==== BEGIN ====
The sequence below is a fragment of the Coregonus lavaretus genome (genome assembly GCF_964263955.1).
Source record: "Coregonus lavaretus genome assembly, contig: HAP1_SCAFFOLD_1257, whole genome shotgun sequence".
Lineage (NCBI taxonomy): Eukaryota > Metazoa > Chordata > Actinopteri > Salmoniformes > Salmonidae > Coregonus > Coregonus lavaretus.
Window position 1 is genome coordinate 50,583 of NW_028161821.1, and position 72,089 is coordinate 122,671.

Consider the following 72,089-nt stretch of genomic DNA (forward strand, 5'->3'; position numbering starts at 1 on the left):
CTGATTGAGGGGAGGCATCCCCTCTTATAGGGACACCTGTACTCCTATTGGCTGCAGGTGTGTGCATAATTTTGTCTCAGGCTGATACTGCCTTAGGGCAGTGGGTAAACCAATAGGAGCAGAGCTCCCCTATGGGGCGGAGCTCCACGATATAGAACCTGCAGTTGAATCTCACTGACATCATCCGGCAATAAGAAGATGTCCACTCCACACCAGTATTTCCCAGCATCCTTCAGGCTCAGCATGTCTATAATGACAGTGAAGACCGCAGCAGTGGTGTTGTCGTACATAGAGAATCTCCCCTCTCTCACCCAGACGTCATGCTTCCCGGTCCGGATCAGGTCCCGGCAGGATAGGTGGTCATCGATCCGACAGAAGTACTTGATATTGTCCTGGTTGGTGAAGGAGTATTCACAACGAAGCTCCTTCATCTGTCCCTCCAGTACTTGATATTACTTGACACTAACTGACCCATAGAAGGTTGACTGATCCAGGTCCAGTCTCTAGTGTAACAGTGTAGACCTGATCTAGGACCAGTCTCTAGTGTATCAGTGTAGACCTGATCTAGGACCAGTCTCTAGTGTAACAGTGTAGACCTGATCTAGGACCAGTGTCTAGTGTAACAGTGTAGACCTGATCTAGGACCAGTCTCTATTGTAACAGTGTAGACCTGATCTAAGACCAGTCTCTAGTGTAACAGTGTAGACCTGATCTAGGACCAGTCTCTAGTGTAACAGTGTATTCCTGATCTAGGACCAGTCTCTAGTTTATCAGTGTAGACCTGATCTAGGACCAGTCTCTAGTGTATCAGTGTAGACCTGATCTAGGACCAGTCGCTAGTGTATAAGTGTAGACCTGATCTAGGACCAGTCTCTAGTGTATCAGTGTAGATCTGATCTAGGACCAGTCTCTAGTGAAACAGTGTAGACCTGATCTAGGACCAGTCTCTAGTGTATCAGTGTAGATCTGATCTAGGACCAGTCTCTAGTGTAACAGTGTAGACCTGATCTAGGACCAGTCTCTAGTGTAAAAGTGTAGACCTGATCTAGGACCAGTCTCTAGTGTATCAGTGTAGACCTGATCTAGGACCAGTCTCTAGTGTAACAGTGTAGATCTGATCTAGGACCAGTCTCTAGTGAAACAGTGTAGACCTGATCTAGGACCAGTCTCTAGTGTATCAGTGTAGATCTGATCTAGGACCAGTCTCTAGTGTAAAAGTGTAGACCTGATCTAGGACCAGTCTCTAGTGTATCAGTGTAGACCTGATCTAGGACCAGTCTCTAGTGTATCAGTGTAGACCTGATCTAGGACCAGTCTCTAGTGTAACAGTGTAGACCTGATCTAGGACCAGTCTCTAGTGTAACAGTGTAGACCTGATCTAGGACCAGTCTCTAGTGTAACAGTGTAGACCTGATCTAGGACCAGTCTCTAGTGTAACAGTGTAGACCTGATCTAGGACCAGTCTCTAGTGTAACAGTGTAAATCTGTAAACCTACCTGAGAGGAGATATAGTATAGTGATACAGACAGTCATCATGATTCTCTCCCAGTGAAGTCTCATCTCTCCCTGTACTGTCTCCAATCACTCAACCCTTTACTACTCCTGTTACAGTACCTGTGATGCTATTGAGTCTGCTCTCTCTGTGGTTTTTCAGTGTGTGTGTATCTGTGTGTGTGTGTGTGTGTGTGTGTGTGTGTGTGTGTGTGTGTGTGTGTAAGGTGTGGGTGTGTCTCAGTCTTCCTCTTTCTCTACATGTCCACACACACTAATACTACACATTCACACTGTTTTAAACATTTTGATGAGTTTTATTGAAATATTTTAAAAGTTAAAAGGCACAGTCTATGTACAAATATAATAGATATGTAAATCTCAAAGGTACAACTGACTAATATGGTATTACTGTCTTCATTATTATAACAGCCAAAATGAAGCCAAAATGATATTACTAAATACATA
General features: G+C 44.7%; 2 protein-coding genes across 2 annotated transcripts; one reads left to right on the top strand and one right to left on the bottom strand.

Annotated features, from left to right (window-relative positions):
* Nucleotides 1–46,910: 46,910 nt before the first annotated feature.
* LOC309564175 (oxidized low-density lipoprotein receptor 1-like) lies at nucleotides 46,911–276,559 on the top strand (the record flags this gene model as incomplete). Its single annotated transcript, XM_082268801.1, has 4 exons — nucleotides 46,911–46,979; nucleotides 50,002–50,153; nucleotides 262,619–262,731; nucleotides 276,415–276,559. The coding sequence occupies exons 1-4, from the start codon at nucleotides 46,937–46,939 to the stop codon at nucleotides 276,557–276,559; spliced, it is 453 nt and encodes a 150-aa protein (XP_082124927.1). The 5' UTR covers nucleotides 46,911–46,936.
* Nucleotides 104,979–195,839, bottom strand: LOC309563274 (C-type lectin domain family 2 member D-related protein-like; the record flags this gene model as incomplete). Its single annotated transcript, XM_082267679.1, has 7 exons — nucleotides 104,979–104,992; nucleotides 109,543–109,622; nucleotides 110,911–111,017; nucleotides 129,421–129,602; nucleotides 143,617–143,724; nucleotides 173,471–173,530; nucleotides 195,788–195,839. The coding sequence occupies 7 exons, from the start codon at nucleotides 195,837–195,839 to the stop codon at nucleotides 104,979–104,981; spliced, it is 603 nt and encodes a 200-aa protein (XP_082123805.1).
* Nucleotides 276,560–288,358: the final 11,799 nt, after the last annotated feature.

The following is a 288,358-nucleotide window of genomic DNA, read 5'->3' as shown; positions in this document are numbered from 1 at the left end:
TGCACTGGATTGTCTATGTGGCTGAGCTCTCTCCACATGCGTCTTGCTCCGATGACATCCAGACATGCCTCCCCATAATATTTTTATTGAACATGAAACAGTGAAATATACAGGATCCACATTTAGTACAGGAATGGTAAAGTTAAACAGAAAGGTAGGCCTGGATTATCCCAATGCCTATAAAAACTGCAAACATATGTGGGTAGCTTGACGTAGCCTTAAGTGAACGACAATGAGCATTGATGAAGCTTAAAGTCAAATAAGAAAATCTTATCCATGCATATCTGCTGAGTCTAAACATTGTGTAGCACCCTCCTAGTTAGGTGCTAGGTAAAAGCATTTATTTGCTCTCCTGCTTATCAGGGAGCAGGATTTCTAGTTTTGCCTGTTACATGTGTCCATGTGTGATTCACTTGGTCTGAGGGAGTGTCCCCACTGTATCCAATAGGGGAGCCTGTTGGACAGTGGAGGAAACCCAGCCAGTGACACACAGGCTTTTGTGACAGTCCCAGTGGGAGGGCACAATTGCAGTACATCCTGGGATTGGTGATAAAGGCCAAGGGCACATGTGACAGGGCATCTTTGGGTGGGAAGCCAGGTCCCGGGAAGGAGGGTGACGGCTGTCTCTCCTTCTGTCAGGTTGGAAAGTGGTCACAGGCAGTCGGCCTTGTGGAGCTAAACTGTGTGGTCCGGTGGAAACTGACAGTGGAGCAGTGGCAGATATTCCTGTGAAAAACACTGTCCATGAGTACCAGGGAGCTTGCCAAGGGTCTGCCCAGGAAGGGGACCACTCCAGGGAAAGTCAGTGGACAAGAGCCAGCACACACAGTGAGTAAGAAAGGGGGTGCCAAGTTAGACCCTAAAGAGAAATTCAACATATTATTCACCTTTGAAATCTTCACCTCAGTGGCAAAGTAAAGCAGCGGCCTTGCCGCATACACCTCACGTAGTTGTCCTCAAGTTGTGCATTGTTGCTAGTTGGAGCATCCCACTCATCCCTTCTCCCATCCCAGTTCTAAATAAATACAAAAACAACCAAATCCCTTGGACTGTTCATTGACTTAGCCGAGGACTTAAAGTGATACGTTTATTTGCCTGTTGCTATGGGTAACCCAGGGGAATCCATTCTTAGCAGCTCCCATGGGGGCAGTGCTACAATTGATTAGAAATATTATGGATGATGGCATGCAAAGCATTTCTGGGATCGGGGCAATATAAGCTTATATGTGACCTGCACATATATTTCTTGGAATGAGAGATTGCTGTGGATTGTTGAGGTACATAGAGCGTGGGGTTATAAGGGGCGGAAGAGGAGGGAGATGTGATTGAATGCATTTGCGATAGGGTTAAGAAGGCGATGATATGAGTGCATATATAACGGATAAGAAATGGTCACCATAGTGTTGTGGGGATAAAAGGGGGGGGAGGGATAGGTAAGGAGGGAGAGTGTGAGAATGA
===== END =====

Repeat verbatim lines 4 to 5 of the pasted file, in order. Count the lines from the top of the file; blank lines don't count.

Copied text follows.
Window position 1 is genome coordinate 50,583 of NW_028161821.1, and position 72,089 is coordinate 122,671.

Consider the following 72,089-nt stretch of genomic DNA (forward strand, 5'->3'; position numbering starts at 1 on the left):